Teenagers and risky behaviour
You've heard it before and you'll hear it again - communication is key. If your teen can talk to you, and just occasionally even listen to you (and he probably does that more than you realise), then he or she is far less likely to get involved in taking sexual risks, or in alcohol or drug abuse.
Why so? Well, because adolescence is a scary, complicated time. Troubled teens need rocks to cling on to, and if you're one of those rocks then they are far less likely to get washed out into the ocean and see sex, drugs and alcohol as potential life-rafts.
What matters in parenting teenagers is being available, not being too stressed ourselves (because if we give stress out, they'll reflect it back) and about keeping our family boat together and leak-free.
Adolescents need us to provide the firm ground beneath their feet: sometimes, what they most need (just like toddlers) is firm, unequivocal direction. But unlike with our toddlers, we can't pull the wool over their eyes - we can talk the talk, but we have to walk the walk, too.
This Mumsnetter explains: "My son (14) did a bit of weed-dabbling recently, as did lots of his mates. I hit the roof. I grounded him for two months, had him put on report at school etc etc. Should say, he didn't hate me for it. In a funny way, he seemed almost relieved."
Be a good role model
Role-modelling is hugely, critically important: if they see us drinking a lot of alcohol, or taking drugs, they're a lot more likely to do it themselves. (This might not be very palatable, but alas it is true.) It's also important to think about the messages you give your kids about your past life.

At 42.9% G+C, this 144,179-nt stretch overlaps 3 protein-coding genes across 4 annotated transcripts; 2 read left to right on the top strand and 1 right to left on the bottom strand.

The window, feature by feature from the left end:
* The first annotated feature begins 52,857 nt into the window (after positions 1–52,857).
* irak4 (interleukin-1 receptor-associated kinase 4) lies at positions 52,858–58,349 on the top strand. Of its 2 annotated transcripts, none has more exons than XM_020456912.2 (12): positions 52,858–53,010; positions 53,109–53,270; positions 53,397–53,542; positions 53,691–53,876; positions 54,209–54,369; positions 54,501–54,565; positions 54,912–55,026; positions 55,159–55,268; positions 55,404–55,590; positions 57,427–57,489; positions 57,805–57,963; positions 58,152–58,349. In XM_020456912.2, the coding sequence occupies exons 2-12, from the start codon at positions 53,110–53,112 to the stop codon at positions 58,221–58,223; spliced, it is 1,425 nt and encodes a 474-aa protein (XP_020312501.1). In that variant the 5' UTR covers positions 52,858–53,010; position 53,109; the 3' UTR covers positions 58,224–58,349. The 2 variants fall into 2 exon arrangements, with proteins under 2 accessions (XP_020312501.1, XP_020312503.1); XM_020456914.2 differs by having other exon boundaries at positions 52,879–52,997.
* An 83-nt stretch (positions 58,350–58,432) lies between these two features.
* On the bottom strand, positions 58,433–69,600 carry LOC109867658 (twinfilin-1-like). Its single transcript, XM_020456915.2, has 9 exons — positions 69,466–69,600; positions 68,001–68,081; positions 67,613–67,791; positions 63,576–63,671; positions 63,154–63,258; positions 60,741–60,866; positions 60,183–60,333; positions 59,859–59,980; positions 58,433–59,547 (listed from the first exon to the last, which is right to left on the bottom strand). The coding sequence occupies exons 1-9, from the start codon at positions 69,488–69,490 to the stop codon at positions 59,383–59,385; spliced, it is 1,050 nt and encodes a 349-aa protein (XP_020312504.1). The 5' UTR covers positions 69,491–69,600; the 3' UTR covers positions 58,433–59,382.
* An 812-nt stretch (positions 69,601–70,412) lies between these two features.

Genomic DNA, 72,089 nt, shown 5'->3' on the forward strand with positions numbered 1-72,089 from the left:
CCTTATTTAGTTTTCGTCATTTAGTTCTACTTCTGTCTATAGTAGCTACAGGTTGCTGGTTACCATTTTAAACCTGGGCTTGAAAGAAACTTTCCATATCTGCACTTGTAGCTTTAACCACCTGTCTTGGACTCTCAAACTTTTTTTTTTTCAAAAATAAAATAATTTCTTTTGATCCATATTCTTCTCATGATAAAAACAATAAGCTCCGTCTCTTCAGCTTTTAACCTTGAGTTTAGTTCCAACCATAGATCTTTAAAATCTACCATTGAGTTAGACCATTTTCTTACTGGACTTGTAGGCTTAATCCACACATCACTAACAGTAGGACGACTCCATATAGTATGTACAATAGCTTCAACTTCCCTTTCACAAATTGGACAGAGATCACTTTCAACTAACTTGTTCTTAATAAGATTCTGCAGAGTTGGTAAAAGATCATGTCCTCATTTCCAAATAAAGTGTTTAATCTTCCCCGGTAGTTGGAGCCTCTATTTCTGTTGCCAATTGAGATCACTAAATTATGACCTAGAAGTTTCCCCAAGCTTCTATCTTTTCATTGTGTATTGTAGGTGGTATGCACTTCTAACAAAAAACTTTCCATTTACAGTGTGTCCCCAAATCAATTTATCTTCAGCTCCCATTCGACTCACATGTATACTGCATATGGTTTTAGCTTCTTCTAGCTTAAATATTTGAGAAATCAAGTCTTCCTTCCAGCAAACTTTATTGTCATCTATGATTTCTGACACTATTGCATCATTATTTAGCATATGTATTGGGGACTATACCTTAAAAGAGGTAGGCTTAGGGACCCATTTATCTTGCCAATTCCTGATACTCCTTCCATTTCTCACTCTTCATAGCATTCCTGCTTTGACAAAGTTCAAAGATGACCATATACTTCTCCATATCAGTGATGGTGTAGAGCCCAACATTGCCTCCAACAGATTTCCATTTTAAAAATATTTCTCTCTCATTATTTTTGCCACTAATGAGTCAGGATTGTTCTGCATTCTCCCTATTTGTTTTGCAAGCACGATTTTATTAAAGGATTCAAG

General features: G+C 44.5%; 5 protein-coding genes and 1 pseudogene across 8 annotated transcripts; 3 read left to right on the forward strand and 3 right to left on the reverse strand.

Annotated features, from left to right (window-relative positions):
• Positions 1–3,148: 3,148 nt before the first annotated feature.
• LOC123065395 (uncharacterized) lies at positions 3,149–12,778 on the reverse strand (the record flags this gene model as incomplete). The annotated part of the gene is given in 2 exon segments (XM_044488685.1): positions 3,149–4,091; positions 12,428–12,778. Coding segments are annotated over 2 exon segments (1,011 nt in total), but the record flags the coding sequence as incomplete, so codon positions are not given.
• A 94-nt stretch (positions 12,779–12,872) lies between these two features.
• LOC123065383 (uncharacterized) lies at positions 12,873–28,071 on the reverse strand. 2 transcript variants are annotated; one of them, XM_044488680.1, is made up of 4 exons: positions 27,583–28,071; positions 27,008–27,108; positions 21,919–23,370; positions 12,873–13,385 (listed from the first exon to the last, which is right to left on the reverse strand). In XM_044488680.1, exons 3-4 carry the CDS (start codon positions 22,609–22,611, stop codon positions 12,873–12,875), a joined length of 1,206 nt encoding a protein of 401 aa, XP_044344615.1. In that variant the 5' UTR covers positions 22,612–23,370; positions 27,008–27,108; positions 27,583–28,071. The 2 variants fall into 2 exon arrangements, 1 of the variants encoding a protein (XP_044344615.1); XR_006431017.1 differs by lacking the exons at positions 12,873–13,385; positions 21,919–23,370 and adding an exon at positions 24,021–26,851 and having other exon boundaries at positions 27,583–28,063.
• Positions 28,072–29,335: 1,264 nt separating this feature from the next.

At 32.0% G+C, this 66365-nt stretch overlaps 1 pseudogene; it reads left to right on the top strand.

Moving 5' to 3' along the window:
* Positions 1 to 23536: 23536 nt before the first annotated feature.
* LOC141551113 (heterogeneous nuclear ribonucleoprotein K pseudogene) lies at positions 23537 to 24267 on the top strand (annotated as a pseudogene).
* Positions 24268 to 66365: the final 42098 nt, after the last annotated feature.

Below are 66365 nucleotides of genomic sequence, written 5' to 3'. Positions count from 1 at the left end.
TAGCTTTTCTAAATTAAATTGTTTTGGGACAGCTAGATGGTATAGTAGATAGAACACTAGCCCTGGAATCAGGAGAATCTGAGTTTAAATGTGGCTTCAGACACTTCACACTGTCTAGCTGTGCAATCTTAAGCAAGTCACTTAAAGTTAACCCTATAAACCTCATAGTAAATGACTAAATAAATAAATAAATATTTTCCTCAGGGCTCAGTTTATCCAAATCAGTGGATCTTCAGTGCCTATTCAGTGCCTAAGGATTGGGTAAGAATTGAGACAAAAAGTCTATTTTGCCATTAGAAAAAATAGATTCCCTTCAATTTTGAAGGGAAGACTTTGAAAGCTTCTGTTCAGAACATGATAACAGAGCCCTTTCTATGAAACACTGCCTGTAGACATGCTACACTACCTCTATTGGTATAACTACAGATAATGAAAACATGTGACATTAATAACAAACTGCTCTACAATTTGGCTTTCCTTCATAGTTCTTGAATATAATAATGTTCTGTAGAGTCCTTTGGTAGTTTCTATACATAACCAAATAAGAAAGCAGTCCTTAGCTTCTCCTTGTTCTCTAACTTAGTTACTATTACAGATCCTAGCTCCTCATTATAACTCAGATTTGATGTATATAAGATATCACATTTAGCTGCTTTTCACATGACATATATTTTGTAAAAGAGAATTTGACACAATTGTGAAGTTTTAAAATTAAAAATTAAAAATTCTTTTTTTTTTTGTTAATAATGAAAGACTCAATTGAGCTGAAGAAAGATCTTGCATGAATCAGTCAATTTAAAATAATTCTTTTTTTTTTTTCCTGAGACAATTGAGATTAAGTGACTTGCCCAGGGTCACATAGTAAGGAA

"If you're very open with your kids about your own drug use (either past or present) and you have a normal, unchaotic life, then it can be like a green light for them to go ahead and give it a go themselves because they see you unscathed, and that may well not be the case for them." Cogitoergosum
Being alert is important. Be on the lookout for change, and for signs of teenage depression. Just as you did when your kids were little, trust your instincts. If your child is behaving oddly, ask yourself: what's going on here? What has changed in her life? Try to emphathise: how is he feeling - and why?
This mum cautions: "It's the change from going out most weekends to not that needs watching. Keep an eye to make sure it's laziness and there is no underlying issue. I have experience of a child with a mental health issue and this was the first sign that something was amiss."
Teenagers are unlikely to give you much slack - so you really, really have to look after yourself. If things get really tough, think about getting professional support yourself, rather than trying to persuade your teens into it. If you can bolster your own psychological state, you'll be in a much better position to bolster theirs.
Finally, remember that children - and especially teenagers - are never going to be ours to control. We can't condone everything they do; we can't like it, either. We have to remember that it's them we love, not necessarily their behaviour.
"I HATE the fact that my step-daughter smokes, especially as she spends a lot of time with my daughter who is two, but sadly there is nothing I can do about it. I can forbid her smoking in the house but she is still going to do it. So I just have to accept it." Lins75